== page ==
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Researchers analyzed the results of a survey of more than 403,000 American teens conducted from 1997 to 2009, along with nationwide data about layoffs.
While the study couldn't prove cause and effect, it found that when 1 percent of a state's workers lost their jobs, suicide attempts and other suicide-related behaviors jumped 2 percent to 3 percent among girls during the following year.
The same finding held for black teens of either gender.
Specifically, thoughts of suicide and suicide plans rose among teen girls, while thoughts of suicide, suicide plans and suicide attempts increased among black teens, according to researchers from Duke University in Durham, N.C.
"Job loss can be an unanticipated shock to a community," study author Anna Gassman-Pines, an assistant professor of public policy and a faculty fellow of the Duke Center for Child and Family Policy, said in a university news release.
"We know that suicide increases among adults when communities are hit with widespread layoffs. Now we have evidence that teenagers are similarly affected," she explained.
Each year, about 4,600 Americans aged 10 to 24 commit suicide, making it the third most common cause of death in that age group. Also, 157,000 young people aged 10 to 24 are treated for self-inflicted wounds each year, according to Duke researchers.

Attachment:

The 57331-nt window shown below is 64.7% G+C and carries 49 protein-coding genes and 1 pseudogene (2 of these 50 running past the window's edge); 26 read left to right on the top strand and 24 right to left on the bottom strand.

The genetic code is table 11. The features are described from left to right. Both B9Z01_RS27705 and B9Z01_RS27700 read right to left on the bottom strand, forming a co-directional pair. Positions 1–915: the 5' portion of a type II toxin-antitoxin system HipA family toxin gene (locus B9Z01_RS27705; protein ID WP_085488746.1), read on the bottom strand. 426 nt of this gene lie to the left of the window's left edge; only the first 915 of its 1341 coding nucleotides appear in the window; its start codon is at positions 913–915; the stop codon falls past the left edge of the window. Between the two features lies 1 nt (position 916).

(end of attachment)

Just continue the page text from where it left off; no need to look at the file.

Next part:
Experts say that teens, their parents and health care professionals should be on the lookout for signs of suicidal thoughts or behavior.
"Economic downturn can increase the risk for suicidal behavior in adolescents as it does for adults," said Dr. Victor Fornari, director of the division of Child & Adolescent Psychiatry at The Zucker Hillside Hospital in Glen Oaks, N.Y., and Cohen Children's Medical Center in New Hyde Park, N.Y.
He believes that "screening for adolescent depression and suicidal thoughts and behavior as part of the annual health assessment in primary care may identify those youth at greatest risk and in need of intervention."
Another expert agreed. "The important message is that if a person has suicidal thoughts in the context of a life stressor, or even without any obvious stressors, the person should seek professional help," said Dr. Jeffrey Borenstein, president of the Brain & Behavior Research Foundation in New York City.
The study was published online Aug. 14 in the American Journal of Public Health.
-- Robert Preidt
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SOURCES: Victor Fornari, M.D., director, division of Child & Adolescent Psychiatry, The Zucker Hillside Hospital, Glen Oaks, N.Y. and Cohen Children's Medical Center, New Hyde Park, N.Y.; Jeffrey Borenstein, M.D., president and CEO, Brain & Behavior Research Foundation, New York City; Duke University, news release, Aug. 14, 2014